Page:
Brian Aker called me up one day whilst I was on a family vacation in the US and offered to fly me to Seattle for an interview with HP. The job was getting away from the database industry which I think is what I needed at the time. With in a couple of months I was on the road to recovery. Whilst I still often have problems working a normal 40 hour week the benchmark now is if my hair falls out I have gone too far.

Anyway, I guess my point is, make sure you keep the balance because it can do crazy things to your health.

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I have always viewed work as a means to an end. That viewpoint helps keep everything in perspective. I am fortunate to work at a place to shares my view. After all, time equals life.

I thought that @jonobacon had the hardest part in the debate.

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I would concur.

–jeremy

I’m surprised you guys didn’t bring up any of the research that claims employees are more productive on a 40 hour work week. If I were a manager, I’d be telling employees to go home - play with their children. Watch T.V. Be rested. There’s a Joel on Software post somewhere, which I can’t find, which says something to the effect of this.

Crunch should only be a small bursts thing. If it’s an all the time thing, it’s a mismanagement of resources.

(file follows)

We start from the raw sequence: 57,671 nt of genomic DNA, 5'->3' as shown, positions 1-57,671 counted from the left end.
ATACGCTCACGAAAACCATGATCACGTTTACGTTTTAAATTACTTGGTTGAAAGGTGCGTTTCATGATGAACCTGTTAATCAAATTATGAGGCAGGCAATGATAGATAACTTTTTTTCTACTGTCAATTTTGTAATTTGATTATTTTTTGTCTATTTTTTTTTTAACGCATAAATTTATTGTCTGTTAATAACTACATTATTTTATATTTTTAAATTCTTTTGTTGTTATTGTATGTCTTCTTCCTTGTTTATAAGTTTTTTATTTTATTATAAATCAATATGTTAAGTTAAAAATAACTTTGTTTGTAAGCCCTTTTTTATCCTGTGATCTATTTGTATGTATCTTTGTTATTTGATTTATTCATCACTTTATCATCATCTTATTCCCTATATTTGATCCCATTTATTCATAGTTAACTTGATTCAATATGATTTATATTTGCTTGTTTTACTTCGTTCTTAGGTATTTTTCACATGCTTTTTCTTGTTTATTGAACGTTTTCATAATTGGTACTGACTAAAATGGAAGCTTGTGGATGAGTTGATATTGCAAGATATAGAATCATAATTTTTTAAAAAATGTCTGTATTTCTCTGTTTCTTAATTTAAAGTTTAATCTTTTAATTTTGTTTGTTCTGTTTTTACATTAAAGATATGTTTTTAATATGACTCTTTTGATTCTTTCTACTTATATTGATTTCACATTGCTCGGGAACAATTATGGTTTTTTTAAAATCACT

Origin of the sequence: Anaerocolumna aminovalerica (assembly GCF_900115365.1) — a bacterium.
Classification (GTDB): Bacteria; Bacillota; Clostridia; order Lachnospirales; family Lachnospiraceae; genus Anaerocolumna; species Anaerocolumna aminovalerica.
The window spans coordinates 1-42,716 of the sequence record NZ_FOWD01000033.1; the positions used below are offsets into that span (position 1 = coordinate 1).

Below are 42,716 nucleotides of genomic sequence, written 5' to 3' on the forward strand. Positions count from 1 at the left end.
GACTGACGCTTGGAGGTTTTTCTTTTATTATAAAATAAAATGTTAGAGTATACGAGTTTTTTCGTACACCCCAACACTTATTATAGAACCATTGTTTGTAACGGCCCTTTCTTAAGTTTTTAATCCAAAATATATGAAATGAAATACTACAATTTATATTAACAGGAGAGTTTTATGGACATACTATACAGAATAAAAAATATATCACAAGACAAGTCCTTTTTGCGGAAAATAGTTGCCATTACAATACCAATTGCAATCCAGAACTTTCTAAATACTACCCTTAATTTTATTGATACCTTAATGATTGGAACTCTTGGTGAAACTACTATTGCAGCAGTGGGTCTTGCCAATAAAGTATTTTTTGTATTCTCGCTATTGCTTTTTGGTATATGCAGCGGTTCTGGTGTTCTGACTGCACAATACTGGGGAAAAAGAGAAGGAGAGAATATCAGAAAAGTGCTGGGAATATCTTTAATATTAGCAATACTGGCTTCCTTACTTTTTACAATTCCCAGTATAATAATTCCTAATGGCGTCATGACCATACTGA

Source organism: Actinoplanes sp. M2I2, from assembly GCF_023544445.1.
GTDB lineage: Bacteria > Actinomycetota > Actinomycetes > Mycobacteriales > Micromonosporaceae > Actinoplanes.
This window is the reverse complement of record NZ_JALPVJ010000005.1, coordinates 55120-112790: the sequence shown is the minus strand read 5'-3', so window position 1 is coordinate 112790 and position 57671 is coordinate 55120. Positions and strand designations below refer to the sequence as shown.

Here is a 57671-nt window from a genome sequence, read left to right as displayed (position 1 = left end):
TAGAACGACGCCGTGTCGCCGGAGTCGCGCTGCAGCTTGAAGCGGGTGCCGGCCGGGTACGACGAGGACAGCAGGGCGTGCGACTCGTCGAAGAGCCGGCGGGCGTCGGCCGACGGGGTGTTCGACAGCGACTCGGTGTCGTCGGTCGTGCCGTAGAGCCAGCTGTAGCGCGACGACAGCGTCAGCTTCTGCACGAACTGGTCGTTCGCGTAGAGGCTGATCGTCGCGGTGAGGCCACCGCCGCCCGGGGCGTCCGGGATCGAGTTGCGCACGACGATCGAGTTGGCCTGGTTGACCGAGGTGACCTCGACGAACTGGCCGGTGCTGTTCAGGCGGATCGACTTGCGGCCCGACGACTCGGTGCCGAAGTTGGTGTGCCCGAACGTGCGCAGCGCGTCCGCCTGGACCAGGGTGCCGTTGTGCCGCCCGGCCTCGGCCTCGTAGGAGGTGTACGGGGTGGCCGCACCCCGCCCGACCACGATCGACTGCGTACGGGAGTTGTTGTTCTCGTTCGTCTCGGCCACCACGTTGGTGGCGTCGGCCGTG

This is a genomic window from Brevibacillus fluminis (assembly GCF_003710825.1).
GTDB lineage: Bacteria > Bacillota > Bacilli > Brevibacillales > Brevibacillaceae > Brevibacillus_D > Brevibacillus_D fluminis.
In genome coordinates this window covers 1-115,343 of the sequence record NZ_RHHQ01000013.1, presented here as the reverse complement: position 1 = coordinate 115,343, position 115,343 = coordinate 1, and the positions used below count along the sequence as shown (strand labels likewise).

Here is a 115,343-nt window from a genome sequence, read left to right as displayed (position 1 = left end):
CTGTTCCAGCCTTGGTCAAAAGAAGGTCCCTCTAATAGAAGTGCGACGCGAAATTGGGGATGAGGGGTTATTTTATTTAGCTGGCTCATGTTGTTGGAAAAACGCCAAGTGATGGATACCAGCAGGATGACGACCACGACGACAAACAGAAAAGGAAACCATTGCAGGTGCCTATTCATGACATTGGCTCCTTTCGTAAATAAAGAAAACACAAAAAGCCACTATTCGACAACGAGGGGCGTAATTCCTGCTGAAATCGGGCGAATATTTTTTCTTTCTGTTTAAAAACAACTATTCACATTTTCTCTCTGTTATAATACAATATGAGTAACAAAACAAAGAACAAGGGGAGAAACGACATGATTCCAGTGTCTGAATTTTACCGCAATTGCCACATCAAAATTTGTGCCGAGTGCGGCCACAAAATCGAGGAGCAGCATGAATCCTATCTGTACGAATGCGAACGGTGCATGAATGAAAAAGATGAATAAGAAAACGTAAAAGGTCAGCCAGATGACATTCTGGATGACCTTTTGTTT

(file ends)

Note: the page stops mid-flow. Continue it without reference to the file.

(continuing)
It’s weird, everything Aq is talking about doing with the ezcast is exactly what I’d planned to do at OggCamp this year (in fact, it sounds like I’ve bought exactly the same set of random wires that Aq has). When Aq mentioned he was looking for an HDMI-VGA adaptor a few weeks back on Twitter, and I said I had one, I hadn’t realised it was for this exact purpose. In fact, that he was about to one-up me (and probably make some gag about everything looking like a N-Ale in the process…)

Talking of OggCamp, how come you guys haven’t promoted it? I mean, I know 3 of you are unlikely to make it, but still… UK’s finest (current) Open Source event… and no love from the Voltage?

Anyway, moving on; the 40 hour work week thing mentioned before was invented by Henry Ford to encourage consumerism (if you have more spare time, you’ll need to find something to fill it…) and before that, most people worked 46 hours in 6 days…

On the subject of work/life balance, my boss quit work this month because he was sick of not being paid for overtime (for some reason in many uk firms, manager grade staff - particularly in big firms - don’t get paid overtime, while their staff do) but being expected to produce reams of paperwork, often late into the night. Meanwhile, he blocked me from working from home, even though he knew I had a 1h30 journey into and out of work each day in order to promote knowledge sharing in the team… At least I get paid well, I guess.

Anyway, moving on again, like @visit above, I nearly wet myself at the denial of sausage attack… I’d like to see whether this firm would export shipments to the better educated side of the pond? :smile:

This is something I had intended to bring up, but just didn’t have time to. Everyone is different, but for many productivity starts dropping off after about 40 hours (and for those people the dropoff is usually precipitous around 50-60 hours).

–jeremy